Institutionalization - The placement of children in hospitals, institutions or orphanages. Placement in institutions during early critical developmental periods and for lengthy periods is often associated with developmental delays due to environmental deprivation, poor staff-child ratios or lack of early stimulation. 

International Adoption - The adoption of a child who is a citizen of one country by adoptive parents who are citizens of a different country. 

Loss - A feeling of emotional deprivation that is experienced at some point in time. For a birth parent the initial loss will usually be felt at or subsequent to the placement of the child. Adoptive parents who are infertile feel a loss in their inability to bear a child. An adopted child may feel a sense of loss at various points in time; the first time the child realizes he is adopted may invoke a strong sense of loss for his birth family. 

Matching - The process of finding prospective families specifically suited to meet the needs of a waiting child, not to be confused with "placement.” 

Orphan (international adoption definition) - For immigration purposes, a child under the age of 16: • whose parents have died or disappeared • who has been abandoned or otherwise separated from both parents • whose sole surviving parent is impoverished by local standards and incapable of providing that child with proper care and who has, in writing, irrevocably released the child for emigration and adoption. To enter the United States, an orphan must have been adopted abroad by a U.S. citizen or be admitted to the United States for the purpose of adoption by a U.S. citizen. 

Orphanage - Institution that houses children who are orphaned, abandoned or whose parents are unable to care for them. Orphanages are rarely used in the United States, although they are more frequently used abroad.

Placement - The point in time when the child goes to live with his or her legal adoptive parents. 

Post-Placement Visits - Investigation and interviews with an adoptive family once a child has been placed with them. 

Reactive Attachment Disorder - A condition with onset before age 5, resulting from an early lack of consistent care, characterized by a child's or infant's inability to make appropriate social contact with others. Symptoms may include failure to thrive, developmental delays, failure to make eye contact, feeding disturbances, hyper-sensitivity to touch and sound, failure to initiate or respond to social interaction, indiscriminate sociability, self-stimulation and susceptibility to infection.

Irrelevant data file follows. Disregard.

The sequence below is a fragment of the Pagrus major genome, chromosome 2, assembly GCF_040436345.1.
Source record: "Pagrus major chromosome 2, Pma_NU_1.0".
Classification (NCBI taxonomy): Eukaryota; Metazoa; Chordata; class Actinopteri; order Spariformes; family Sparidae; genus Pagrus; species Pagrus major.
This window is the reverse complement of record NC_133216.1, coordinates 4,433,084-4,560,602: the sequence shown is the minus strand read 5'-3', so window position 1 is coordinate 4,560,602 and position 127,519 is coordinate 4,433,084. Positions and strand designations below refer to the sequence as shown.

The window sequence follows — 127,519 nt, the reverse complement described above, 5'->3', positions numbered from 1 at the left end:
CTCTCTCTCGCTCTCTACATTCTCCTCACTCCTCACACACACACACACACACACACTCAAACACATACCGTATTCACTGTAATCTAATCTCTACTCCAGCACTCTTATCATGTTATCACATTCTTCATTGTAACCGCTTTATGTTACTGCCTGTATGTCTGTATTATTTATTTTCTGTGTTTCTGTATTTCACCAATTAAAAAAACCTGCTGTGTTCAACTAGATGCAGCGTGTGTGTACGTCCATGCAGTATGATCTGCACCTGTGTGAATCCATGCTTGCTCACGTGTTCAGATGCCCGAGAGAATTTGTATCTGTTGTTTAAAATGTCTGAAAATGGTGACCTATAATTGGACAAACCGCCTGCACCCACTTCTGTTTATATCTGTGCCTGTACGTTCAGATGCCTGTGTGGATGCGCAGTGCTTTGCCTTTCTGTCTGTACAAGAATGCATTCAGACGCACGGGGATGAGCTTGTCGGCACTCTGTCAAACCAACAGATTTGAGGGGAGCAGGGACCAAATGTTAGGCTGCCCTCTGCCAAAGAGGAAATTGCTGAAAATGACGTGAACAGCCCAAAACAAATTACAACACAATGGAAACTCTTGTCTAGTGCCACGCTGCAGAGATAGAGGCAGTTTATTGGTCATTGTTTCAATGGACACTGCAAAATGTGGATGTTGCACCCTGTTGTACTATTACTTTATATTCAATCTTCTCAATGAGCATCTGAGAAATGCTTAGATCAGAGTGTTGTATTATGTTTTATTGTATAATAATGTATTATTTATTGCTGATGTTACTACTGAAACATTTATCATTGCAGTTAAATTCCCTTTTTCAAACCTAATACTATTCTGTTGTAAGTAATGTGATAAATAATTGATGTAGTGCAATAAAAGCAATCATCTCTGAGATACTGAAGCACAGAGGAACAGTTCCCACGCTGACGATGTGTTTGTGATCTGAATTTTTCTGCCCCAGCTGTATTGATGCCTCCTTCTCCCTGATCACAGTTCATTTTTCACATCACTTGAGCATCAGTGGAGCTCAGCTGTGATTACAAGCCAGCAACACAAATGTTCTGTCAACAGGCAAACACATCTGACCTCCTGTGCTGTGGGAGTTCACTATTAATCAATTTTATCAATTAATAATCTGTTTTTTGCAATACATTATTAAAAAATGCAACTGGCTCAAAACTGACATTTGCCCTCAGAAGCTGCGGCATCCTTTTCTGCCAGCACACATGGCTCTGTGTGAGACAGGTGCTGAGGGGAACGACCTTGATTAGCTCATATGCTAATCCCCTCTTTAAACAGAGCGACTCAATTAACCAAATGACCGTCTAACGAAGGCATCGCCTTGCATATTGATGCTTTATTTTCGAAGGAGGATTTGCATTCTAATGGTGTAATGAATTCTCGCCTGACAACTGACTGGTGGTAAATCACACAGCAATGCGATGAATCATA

Referral - Your adoption agency will send you information about a specific child so you can decide if the child is right for your family. This is a referral. A referral usually consists of the name and birth date of the child, a photo, and some medical information. The quantity/quality of information varies from just a few vital statistics to a full battery of laboratory test results. The prospective parents have a specific amount of time after a referral is made to decide whether to accept or decline the referral. 
Social Worker - Person who completes home studies, works with birth parents and adoptive families in adoption situations.

United States Immigration and Citizenship Services (USCIS) - This federal agency is operated under the United States Department of Homeland Security, and has the responsibility of overseeing the immigration of all foreign-born individuals into the United States, whether they are adults or children. Before a foreign adoption can take place, permission must first be obtained from USCIS for the foreign child to be able to lawfully enter the United States for the purpose of being adopted. After this approval has been given and the child has been adopted and brought to the United States under a visa and/or a green card issued by the INS, the adoptive parents can then apply to the USCIS for the child to become a United States Citizen, just as if the child had been born to the adoptive parents as their biological child.